The Boston Celtics, for example, could effortlessly replace Gerald Green in the rotation and likely come out better for it. In Brad Stevens’ tricky, complex offense, surely the Celtics could find plenty of wide-open three-pointers for a career 37 percent shooter from deep. Or if a reunion isn’t out of the question, Carter could go out with a contender in Toronto, all while healing the last remaining wounds of Raptors fans who never truly forgave him for leaving the first time around.

Either way, perhaps Carter would do well to finally leave the Western Conference behind — something that his former Nets teammate Richard Jefferson finally did in 2015, and promptly won a ring with the Cleveland Cavaliers that year.

Carter is no longer dunking ruthlessly on his opponents, more or less turning him into a spot-up shooter, but he can still take advantage of mismatches by destroying smaller players in the paint. Many feared that Carter would fade quickly as his athleticism did, but instead he has aged like a fine wine — sure, you drink less of it, but when you uncork that bottle, it’s still something truly special.

Last season, Carter received the Twyman-Stokes Teammate of the Year Award, an honor that is given out for “selfless play, on- and off-court leadership as a mentor and role model to other NBA players, and commitment and dedication to team.” Other winners of this relatively new award include Chauncey Billups, Shane Battier and Tim Duncan — but the sentiment speaks volumes about Carter’s character and role within the locker room, even as his abilities begin to dwindle.

Fizdale described Carter to Ronald Tillery of The Commercial Appeal just before his 40th birthday in January, and the first-year coach narrowed it down to just one word: Class.

“Stan Van Gundy said it best: ‘He puts everyone before himself.'” Fizdale said. “It’s a real compliment to him for how long he’s been able to last, change and evolve from superstar to role player. And he’s done it all with class.”

In Memphis, Carter is loved by all and the fans revel in his not-quite-a-dunk-anymore finger rolls or when he dusts off that celebratory motorcycle for another ride upcourt. It remains to be seen if his attachment to the Grizzlies — and his contributions that almost helped the seventh-seed overcome the perennially great Spurs — will keep him down south this summer.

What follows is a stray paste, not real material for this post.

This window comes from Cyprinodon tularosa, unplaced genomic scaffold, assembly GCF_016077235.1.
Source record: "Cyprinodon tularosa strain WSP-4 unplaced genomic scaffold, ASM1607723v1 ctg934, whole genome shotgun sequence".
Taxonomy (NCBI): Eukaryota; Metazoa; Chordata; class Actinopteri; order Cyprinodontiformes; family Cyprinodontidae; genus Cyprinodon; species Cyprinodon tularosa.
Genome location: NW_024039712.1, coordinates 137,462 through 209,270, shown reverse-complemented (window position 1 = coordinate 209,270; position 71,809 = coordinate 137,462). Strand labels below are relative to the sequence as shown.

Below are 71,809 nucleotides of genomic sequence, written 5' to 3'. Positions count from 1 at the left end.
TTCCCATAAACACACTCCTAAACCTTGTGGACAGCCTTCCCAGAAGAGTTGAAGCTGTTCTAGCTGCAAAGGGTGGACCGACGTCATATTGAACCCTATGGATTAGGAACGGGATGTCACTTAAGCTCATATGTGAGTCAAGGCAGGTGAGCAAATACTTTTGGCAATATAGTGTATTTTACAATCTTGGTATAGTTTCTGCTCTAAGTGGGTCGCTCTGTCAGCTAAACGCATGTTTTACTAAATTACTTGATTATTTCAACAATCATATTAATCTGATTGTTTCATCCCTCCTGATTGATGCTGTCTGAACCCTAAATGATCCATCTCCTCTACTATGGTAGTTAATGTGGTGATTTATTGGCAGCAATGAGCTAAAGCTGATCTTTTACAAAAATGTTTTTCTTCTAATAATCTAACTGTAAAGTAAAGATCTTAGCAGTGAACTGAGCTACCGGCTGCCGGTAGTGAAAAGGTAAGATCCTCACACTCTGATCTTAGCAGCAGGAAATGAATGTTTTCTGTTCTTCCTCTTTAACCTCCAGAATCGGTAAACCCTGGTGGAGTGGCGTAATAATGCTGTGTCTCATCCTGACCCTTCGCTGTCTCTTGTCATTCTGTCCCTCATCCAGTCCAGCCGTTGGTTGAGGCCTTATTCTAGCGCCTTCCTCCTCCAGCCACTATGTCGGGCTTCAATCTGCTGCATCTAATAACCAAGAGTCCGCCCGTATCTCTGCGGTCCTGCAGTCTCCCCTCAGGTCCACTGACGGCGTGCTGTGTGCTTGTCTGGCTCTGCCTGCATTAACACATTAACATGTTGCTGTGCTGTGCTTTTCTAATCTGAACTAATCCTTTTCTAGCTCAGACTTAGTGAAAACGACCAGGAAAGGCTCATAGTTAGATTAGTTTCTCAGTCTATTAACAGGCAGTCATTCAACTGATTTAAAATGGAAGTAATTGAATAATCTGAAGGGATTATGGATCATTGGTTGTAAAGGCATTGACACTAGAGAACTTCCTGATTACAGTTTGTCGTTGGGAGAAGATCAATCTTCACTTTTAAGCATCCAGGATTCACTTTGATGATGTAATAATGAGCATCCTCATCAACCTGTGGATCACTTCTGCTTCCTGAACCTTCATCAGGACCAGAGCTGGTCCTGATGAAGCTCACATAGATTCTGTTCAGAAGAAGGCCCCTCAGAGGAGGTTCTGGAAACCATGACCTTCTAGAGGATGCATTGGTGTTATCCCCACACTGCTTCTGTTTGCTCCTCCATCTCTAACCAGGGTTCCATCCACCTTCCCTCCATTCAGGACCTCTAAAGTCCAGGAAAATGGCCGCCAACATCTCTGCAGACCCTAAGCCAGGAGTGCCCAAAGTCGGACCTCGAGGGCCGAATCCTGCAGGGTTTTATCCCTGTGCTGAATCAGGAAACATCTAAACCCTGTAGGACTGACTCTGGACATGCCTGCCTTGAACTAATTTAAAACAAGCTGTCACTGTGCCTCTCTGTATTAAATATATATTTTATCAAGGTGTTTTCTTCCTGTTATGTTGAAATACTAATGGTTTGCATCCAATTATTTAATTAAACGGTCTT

Should he take his show on the road one more time, Carter will have suitors if he wants them. He hasn’t formally announced that he’ll return for his 20th season in the NBA yet, but if his post-loss weight-lifting session is any indication, we haven’t seen the last of Vinsanity quite yet.

Before the Spurs’ series against the Grizzlies, Manu Ginobili was excited to go against Carter, telling Jeff McDonald of the San Antonio Express-News that it’d be nice not to be the old man in the gym for once. In a battle between the league’s two oldest players, Ginobili and his team would ultimately win out but the Argentine is still in awe of Carter’s skill.

“Vince really is one-of-a-kind,” Ginobili said. “He can still go play 30 minutes, with dunks and blocks. Less than he used to, but it’s remarkable.

“I think he’s going to be 70 and still be dunking.”

Again, Father Time has never lost, but Carter, the ageless wonder, has become a fighter worth rooting for until the very end.

Ben Nadeau is a Seattle-based writer in his third year with Basketball Insiders. For five seasons, he covered the Brooklyn Nets for The Brooklyn Game.